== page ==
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April 29, 1961

Successful Management of Cobra Bite

Author Affiliations

166 North Frontier Street Wickenburg, Ariz.

JAMA. 1961;176(4):387-388. doi:10.1001/jama.1961.03040170133024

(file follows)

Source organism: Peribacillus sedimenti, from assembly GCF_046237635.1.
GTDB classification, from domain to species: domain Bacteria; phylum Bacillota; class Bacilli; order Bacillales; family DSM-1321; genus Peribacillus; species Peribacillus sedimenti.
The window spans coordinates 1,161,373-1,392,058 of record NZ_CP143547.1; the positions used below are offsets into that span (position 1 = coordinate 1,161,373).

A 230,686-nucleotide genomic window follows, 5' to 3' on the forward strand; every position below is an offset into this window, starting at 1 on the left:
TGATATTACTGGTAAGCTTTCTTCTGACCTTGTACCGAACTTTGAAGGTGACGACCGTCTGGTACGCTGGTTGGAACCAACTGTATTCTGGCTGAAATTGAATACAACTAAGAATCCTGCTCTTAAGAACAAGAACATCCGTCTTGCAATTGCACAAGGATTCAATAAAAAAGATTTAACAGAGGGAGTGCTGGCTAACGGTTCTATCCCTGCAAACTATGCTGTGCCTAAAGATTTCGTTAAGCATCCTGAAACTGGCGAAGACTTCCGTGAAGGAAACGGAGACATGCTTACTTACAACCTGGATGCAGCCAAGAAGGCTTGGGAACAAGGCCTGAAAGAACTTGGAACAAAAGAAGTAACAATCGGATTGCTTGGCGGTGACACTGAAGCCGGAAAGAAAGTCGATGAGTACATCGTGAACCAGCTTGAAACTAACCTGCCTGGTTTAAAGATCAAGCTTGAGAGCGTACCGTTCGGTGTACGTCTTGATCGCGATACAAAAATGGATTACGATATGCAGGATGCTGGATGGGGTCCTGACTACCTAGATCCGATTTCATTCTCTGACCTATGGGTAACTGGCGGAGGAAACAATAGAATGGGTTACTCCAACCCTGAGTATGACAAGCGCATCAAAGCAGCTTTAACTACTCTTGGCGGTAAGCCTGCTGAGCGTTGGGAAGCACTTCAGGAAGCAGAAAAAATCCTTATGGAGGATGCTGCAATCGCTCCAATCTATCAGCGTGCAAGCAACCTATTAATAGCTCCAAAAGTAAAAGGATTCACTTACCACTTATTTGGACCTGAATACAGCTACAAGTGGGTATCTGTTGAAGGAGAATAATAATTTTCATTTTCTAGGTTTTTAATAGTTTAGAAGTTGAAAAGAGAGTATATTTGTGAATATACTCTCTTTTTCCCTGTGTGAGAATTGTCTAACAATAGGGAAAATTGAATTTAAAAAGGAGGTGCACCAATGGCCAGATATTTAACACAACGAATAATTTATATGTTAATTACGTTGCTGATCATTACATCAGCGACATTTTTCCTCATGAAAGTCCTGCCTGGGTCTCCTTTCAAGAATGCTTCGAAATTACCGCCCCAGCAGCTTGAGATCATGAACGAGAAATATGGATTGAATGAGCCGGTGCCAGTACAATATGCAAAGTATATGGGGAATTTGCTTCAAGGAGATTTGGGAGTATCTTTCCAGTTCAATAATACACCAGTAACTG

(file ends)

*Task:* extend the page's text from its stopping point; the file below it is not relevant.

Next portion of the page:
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To the Editor:—  I was perturbed by the sweeping conclusions of J. Fred Mullins and Don Naylor in their article on "Successful Management of Cobra Bite with Cryotherapy" in The Journal, Nov. 26, 1960. There is a vast difference between snake bite and snake envenomization. About 20% of bites result in no envenomization. The percentage of envenomous bites is considerably lower for cobras. Any treatment will result in a high percentage of success if no envenomization occurs. No such bites should be reported without some system of gradation for the Elapidae similar to that of Wood et al. (Virginia Med Monthly82:103-135 [March] 1955) for envenomization of the North American Crotalidae.The authors mentioned the use of a tight tourniquet and ice water, always a potentially dangerous combination. This resulted in subsequent gangrenous slough in the finger, a finding not associated with cobra envenomization. Swelling during and after use

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